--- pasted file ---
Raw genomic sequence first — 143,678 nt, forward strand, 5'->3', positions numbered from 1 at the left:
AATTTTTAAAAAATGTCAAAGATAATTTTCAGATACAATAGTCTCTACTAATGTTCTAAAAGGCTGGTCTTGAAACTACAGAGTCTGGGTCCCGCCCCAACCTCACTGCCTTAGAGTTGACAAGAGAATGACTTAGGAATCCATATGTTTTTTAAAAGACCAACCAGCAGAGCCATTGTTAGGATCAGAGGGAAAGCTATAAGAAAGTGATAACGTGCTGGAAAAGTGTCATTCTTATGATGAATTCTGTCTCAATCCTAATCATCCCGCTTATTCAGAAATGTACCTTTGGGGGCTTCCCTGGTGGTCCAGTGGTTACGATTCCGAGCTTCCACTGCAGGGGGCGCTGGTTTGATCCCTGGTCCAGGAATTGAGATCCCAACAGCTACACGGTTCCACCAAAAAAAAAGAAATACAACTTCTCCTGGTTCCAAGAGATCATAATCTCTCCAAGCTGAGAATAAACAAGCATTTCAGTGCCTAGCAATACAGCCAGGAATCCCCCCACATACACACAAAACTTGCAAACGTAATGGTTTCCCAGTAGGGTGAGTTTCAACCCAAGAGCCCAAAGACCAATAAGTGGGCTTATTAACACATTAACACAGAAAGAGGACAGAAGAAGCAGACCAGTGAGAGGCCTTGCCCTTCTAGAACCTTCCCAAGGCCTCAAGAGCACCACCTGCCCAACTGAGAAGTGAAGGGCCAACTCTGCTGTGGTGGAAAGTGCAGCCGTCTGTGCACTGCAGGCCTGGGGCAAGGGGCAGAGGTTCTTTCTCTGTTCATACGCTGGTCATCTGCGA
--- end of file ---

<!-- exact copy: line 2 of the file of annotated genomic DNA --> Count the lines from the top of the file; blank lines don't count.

AATTTTTAAAAAATGTCAAAGATAATTTTCAGATACAATAGTCTCTACTAATGTTCTAAAAGGCTGGTCTTGAAACTACAGAGTCTGGGTCCCGCCCCAACCTCACTGCCTTAGAGTTGACAAGAGAATGACTTAGGAATCCATATGTTTTTTAAAAGACCAACCAGCAGAGCCATTGTTAGGATCAGAGGGAAAGCTATAAGAAAGTGATAACGTGCTGGAAAAGTGTCATTCTTATGATGAATTCTGTCTCAATCCTAATCATCCCGCTTATTCAGAAATGTACCTTTGGGGGCTTCCCTGGTGGTCCAGTGGTTACGATTCCGAGCTTCCACTGCAGGGGGCGCTGGTTTGATCCCTGGTCCAGGAATTGAGATCCCAACAGCTACACGGTTCCACCAAAAAAAAAGAAATACAACTTCTCCTGGTTCCAAGAGATCATAATCTCTCCAAGCTGAGAATAAACAAGCATTTCAGTGCCTAGCAATACAGCCAGGAATCCCCCCACATACACACAAAACTTGCAAACGTAATGGTTTCCCAGTAGGGTGAGTTTCAACCCAAGAGCCCAAAGACCAATAAGTGGGCTTATTAACACATTAACACAGAAAGAGGACAGAAGAAGCAGACCAGTGAGAGGCCTTGCCCTTCTAGAACCTTCCCAAGGCCTCAAGAGCACCACCTGCCCAACTGAGAAGTGAAGGGCCAACTCTGCTGTGGTGGAAAGTGCAGCCGTCTGTGCACTGCAGGCCTGGGGCAAGGGGCAGAGGTTCTTTCTCTGTTCATACGCTGGTCATCTGCGA